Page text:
ELVINA P Ogil recently tweeted about whole families living in the doorways of buildings in Port Moresby.
We shake our heads and say, “Why don’t they just go back to their villages? They should have realised by now that the idea of finding the good life in the big towns is just a myth. Surely they are much better off living on their own land as subsistence farmers!”
Unfortunately the sad fact is that many of these people don’t have any land back in their home provinces to go to.
The long-term squatters argue that this is not an option for them either because their clan links were broken long ago. “Besides,” they say, “life in the squatter settlements is not that bad, all things considered. It is these newcomers that are the problem, thank you very much.”
And in that they are probably right. So what is motivating these Johnny-come-latelies to try their luck in the big city?
This is where it gets complex. Many of the newcomers report that they were fringe-dwellers and squatters in their own traditional communities. How can this be so? What about the Melanesian Way? You know, sharing resources and looking after each other?
The newcomers scoff. “You haven’t seen our communities, have you? If you had you’d understand why we are here.”
And they are right. In many places there is no land for them. No place to garden and no place to build a house. You wonder what’s going on. Isn’t the sacredness of PNG land meant for everyone? Apparently it’s not - in many places anyway.
It’s got to do with the incredible population increase going on in PNG. In some places it’s running at close to 4%. In most places it hovers between 3% and 4%. In Australia the rate is significantly less than 1%. In a couple of decades (or less) PNG’s population will overhaul Australia’s.
Consider a small clan in the back blocks of one of the provinces, especially a highland province. For hundreds of years they’ve had enough land to fit everyone in comfortably, sometimes with quite a bit to spare.
When their populations experienced the occasional surge their cultural traditions swung into play to manage it. Complex inter-clan alliances, inter-marriages, marriage restrictions, infanticide and warfare came into play and the temporary bulge was smoothed out so that things settled down again.
Nowadays the cultural controls are all but gone and the old alliances and customs are just buried secrets. The burgeoning numbers in the clans just don’t seem to fit into the space available anymore. When they talk to the larger clans around them that still seem to have adequate land they are laughed at. What to do?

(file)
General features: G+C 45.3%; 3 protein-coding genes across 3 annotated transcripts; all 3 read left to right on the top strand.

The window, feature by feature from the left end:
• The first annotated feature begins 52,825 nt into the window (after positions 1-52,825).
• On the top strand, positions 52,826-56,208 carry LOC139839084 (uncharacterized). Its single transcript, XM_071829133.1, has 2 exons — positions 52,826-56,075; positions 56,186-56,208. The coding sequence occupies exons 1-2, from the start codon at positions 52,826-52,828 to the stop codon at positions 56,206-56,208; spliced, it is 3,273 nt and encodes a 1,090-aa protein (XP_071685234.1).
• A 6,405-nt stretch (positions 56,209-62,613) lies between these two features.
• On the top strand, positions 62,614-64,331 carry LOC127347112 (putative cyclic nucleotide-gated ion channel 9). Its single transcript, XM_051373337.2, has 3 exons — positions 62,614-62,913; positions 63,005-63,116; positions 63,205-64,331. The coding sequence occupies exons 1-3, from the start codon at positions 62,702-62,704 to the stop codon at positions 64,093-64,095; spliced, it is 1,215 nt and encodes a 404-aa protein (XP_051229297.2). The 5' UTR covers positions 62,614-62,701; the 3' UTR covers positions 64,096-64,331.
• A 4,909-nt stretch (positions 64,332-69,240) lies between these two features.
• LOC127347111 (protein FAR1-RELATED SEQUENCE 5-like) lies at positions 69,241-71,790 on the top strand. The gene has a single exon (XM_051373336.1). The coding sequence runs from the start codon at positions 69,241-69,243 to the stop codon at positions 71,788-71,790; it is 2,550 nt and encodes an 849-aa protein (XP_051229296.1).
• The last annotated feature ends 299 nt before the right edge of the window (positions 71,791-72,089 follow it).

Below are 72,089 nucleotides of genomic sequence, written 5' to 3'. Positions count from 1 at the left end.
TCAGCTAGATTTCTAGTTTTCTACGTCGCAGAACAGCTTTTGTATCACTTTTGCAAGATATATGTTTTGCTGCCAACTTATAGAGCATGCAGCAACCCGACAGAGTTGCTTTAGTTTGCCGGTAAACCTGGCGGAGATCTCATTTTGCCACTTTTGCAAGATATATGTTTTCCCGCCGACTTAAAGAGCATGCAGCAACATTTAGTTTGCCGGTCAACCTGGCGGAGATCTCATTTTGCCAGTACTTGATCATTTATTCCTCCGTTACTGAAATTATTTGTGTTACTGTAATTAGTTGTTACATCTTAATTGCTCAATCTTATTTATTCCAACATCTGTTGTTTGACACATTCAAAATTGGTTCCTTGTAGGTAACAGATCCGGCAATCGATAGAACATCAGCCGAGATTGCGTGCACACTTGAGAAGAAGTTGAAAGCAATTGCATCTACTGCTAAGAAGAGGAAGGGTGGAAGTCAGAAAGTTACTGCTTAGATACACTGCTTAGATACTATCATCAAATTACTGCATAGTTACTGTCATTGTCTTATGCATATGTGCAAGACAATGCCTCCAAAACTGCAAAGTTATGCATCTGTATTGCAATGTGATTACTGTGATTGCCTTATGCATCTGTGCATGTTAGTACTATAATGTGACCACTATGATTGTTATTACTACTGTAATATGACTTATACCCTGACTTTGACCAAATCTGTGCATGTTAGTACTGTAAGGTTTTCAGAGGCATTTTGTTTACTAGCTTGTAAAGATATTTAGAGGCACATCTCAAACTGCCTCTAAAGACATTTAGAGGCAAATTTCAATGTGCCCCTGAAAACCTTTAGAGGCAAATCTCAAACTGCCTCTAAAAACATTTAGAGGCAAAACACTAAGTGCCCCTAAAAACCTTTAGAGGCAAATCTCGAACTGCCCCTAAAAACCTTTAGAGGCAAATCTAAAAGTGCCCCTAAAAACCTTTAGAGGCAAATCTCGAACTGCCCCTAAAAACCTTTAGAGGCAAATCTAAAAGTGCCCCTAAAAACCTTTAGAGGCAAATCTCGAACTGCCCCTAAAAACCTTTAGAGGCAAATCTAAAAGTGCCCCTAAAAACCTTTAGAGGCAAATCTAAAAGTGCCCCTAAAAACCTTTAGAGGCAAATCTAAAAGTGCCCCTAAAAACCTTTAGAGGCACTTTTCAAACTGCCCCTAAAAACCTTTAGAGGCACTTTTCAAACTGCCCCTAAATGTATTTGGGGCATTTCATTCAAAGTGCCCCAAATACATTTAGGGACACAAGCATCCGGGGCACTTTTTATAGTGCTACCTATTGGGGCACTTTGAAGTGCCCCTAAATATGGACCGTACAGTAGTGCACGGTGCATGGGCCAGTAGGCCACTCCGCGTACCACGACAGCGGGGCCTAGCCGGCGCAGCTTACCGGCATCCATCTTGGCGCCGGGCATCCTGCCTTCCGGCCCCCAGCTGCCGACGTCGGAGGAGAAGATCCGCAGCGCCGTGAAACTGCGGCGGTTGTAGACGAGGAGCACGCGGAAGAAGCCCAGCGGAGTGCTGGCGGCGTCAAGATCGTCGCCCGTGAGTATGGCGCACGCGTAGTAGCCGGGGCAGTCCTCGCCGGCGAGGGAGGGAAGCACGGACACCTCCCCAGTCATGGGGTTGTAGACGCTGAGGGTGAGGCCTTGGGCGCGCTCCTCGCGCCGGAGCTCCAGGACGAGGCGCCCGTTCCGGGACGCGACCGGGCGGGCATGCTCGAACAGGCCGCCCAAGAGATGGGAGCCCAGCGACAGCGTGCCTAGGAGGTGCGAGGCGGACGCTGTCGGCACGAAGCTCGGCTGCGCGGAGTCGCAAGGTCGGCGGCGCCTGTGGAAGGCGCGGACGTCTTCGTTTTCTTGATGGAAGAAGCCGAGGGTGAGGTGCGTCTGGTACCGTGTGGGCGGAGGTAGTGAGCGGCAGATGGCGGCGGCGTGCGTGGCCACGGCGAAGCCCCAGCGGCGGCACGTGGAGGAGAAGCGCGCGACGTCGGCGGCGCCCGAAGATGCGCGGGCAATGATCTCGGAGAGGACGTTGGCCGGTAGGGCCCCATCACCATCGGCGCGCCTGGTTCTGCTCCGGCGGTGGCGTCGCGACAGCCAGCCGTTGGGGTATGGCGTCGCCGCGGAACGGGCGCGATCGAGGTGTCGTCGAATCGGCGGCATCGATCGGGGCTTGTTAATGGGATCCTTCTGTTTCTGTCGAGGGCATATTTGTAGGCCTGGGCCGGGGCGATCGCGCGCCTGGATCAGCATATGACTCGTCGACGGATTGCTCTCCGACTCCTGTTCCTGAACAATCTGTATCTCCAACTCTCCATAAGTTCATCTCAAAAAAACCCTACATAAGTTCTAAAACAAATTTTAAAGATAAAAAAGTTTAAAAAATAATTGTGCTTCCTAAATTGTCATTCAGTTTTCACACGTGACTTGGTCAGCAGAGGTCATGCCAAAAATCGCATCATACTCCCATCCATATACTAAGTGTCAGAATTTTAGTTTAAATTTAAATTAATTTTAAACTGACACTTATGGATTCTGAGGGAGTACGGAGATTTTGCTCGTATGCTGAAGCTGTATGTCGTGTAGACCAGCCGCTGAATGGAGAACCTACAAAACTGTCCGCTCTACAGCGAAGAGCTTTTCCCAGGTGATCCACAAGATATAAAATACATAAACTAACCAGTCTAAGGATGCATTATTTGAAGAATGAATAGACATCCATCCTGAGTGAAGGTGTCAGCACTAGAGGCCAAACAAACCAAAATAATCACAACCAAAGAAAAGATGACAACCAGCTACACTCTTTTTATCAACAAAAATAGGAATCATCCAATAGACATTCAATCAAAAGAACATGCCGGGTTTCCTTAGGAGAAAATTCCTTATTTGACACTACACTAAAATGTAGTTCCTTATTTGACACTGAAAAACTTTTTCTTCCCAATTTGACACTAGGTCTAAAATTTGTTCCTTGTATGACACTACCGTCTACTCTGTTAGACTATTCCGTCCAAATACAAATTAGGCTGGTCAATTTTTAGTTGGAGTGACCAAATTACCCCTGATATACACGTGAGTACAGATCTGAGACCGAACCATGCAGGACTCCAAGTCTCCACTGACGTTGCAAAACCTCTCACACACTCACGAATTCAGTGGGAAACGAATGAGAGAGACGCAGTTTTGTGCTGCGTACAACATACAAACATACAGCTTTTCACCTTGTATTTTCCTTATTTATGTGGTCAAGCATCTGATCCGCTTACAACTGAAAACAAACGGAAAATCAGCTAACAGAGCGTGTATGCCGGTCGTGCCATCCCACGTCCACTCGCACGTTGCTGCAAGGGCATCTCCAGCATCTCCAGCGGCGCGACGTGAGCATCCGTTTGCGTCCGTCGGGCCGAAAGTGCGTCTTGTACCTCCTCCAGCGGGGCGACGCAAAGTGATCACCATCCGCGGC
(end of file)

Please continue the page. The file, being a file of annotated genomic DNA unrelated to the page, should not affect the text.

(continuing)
In some places in PNG where land pressures are occurring you can walk around and it looks like there is heaps of land to spare. But when you speak to people you realise that all this land is tied up. It is owned by larger clans that have no intention of giving any away.
In some cases powerful big men control all the land. In other cases it has been taken over by logging companies using shonky SABLs. They have no qualms about chasing people away.
It is not a new problem. It existed prior to independence. In those days some areas like Simbu and the Gazelle Peninsula were already finding it hard to provide land for all their people.
In those days the Australian administration tackled the problem by setting up resettlement schemes. They moved people from areas with high pressure land problems to areas where spare land was plentiful. They bought land for the landless.
Finding areas where useful land is plentiful in PNG is becoming increasingly difficult. People see the number of landless groups growing daily but they don’t want to give up their own land because their own populations are spiralling out of control and they reckon they will need all the land they’ve got very soon too.
So where does this leave PNG? Does it mean that the centuries old sacredness of customary land is getting close to running its course? How are all these landless people going to survive? How are they going to be fed and housed?
Do there need to be measures put in place to control the burgeoning population?
What happens if PNG runs out of doorways where these people can sleep?